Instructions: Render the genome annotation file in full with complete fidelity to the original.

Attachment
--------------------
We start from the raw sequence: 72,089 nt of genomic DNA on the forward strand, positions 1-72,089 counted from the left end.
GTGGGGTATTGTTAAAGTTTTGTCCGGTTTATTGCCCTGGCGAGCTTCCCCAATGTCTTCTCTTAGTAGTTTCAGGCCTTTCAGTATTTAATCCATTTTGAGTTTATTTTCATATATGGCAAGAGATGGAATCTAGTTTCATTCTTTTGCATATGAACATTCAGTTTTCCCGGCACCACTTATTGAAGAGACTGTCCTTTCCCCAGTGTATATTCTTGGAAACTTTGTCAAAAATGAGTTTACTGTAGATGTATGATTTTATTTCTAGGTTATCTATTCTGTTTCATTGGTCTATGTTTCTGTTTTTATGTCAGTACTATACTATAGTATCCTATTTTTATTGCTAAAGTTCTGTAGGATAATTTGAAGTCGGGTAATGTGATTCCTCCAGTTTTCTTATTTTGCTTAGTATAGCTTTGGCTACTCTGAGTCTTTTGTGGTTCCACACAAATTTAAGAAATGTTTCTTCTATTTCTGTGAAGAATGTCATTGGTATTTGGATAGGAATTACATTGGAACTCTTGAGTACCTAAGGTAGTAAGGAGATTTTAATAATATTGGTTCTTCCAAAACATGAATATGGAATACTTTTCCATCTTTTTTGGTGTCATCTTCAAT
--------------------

We start from the raw sequence: 72,089 nt of genomic DNA on the forward strand, positions 1-72,089 counted from the left end.
GTGGGGTATTGTTAAAGTTTTGTCCGGTTTATTGCCCTGGCGAGCTTCCCCAATGTCTTCTCTTAGTAGTTTCAGGCCTTTCAGTATTTAATCCATTTTGAGTTTATTTTCATATATGGCAAGAGATGGAATCTAGTTTCATTCTTTTGCATATGAACATTCAGTTTTCCCGGCACCACTTATTGAAGAGACTGTCCTTTCCCCAGTGTATATTCTTGGAAACTTTGTCAAAAATGAGTTTACTGTAGATGTATGATTTTATTTCTAGGTTATCTATTCTGTTTCATTGGTCTATGTTTCTGTTTTTATGTCAGTACTATACTATAGTATCCTATTTTTATTGCTAAAGTTCTGTAGGATAATTTGAAGTCGGGTAATGTGATTCCTCCAGTTTTCTTATTTTGCTTAGTATAGCTTTGGCTACTCTGAGTCTTTTGTGGTTCCACACAAATTTAAGAAATGTTTCTTCTATTTCTGTGAAGAATGTCATTGGTATTTGGATAGGAATTACATTGGAACTCTTGAGTACCTAAGGTAGTAAGGAGATTTTAATAATATTGGTTCTTCCAAAACATGAATATGGAATACTTTTCCATCTTTTTTGGTGTCATCTTCAAT